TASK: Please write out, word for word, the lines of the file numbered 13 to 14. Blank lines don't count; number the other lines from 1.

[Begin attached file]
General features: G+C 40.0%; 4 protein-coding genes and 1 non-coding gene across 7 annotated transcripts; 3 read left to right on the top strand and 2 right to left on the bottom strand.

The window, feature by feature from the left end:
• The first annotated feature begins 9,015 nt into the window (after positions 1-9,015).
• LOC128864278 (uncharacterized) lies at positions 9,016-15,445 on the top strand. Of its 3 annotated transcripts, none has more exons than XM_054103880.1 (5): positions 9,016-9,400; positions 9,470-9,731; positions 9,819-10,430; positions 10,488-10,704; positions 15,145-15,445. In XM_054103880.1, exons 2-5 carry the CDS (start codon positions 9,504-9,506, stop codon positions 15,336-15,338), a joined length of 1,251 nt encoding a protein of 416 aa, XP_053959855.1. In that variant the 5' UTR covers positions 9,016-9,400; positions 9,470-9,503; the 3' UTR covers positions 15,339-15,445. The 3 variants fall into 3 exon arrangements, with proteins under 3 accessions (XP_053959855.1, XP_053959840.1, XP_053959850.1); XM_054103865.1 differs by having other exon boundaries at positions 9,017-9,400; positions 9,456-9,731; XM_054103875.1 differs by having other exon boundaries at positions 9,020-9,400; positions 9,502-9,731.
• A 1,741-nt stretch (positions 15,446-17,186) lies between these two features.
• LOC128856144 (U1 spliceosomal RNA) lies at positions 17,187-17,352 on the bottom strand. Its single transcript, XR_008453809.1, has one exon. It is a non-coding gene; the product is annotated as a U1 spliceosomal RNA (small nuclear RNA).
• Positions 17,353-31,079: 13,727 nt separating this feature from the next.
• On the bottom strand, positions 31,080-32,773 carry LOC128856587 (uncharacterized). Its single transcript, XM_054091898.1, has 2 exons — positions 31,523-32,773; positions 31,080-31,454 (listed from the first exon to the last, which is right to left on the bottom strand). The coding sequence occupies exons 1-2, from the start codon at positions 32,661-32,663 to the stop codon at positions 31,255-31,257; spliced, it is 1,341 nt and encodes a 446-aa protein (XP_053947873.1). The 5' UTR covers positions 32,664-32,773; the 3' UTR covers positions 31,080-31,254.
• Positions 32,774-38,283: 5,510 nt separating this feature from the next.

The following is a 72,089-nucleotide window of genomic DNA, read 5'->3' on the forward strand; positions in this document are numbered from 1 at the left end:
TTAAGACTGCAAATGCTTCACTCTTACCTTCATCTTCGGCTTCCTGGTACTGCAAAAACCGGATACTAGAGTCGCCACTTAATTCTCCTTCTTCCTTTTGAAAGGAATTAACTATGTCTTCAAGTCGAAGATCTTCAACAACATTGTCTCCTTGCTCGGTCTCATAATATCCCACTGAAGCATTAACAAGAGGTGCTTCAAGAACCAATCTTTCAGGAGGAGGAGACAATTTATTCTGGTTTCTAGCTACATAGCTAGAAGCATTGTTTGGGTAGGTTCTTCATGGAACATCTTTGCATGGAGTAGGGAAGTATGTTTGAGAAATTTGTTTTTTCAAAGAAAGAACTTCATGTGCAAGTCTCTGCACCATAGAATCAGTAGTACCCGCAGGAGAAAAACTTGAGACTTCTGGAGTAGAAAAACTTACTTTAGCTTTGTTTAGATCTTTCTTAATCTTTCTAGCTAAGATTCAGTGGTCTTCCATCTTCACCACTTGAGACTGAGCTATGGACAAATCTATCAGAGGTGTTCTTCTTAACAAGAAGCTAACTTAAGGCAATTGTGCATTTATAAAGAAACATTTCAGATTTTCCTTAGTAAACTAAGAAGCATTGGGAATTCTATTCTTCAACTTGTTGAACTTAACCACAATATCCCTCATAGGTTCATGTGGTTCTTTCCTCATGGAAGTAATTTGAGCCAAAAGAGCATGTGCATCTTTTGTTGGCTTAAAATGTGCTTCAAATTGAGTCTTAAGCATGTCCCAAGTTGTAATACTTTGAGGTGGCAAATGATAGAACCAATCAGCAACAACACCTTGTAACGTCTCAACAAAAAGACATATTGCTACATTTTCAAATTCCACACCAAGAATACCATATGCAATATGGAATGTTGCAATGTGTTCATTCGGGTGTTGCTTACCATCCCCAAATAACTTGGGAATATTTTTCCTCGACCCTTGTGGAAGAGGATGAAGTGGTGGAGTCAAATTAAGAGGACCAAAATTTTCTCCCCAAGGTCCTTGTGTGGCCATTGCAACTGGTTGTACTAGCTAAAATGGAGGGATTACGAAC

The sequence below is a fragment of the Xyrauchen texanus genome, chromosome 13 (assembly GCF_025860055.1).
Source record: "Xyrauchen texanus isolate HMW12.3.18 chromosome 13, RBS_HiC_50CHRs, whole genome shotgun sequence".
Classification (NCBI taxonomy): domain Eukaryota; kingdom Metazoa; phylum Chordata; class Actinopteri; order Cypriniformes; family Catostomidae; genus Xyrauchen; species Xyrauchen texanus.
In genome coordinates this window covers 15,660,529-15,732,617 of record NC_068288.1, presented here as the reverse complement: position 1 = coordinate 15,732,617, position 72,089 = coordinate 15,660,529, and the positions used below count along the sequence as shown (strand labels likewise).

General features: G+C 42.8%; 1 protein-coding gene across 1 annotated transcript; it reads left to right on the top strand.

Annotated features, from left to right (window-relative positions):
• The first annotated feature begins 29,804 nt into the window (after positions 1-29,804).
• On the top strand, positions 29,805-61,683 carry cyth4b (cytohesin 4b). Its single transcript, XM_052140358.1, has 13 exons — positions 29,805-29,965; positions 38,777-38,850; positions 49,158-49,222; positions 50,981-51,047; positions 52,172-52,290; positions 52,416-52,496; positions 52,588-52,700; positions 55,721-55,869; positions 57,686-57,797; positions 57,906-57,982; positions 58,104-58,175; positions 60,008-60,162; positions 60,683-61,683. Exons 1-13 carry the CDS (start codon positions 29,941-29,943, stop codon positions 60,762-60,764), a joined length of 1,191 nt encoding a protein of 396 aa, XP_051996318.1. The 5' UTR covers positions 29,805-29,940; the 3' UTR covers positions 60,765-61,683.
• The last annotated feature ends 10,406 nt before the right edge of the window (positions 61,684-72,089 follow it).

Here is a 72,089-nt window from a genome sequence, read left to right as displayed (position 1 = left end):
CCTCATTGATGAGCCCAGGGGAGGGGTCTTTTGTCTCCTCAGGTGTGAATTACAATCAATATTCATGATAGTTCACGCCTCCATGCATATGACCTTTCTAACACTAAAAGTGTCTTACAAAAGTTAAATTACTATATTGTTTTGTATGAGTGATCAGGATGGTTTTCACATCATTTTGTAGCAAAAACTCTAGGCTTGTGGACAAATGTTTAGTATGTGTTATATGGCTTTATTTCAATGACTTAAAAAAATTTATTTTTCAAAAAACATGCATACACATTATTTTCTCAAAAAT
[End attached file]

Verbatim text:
Source record: "Xyrauchen texanus isolate HMW12.3.18 chromosome 13, RBS_HiC_50CHRs, whole genome shotgun sequence".
Classification (NCBI taxonomy): domain Eukaryota; kingdom Metazoa; phylum Chordata; class Actinopteri; order Cypriniformes; family Catostomidae; genus Xyrauchen; species Xyrauchen texanus.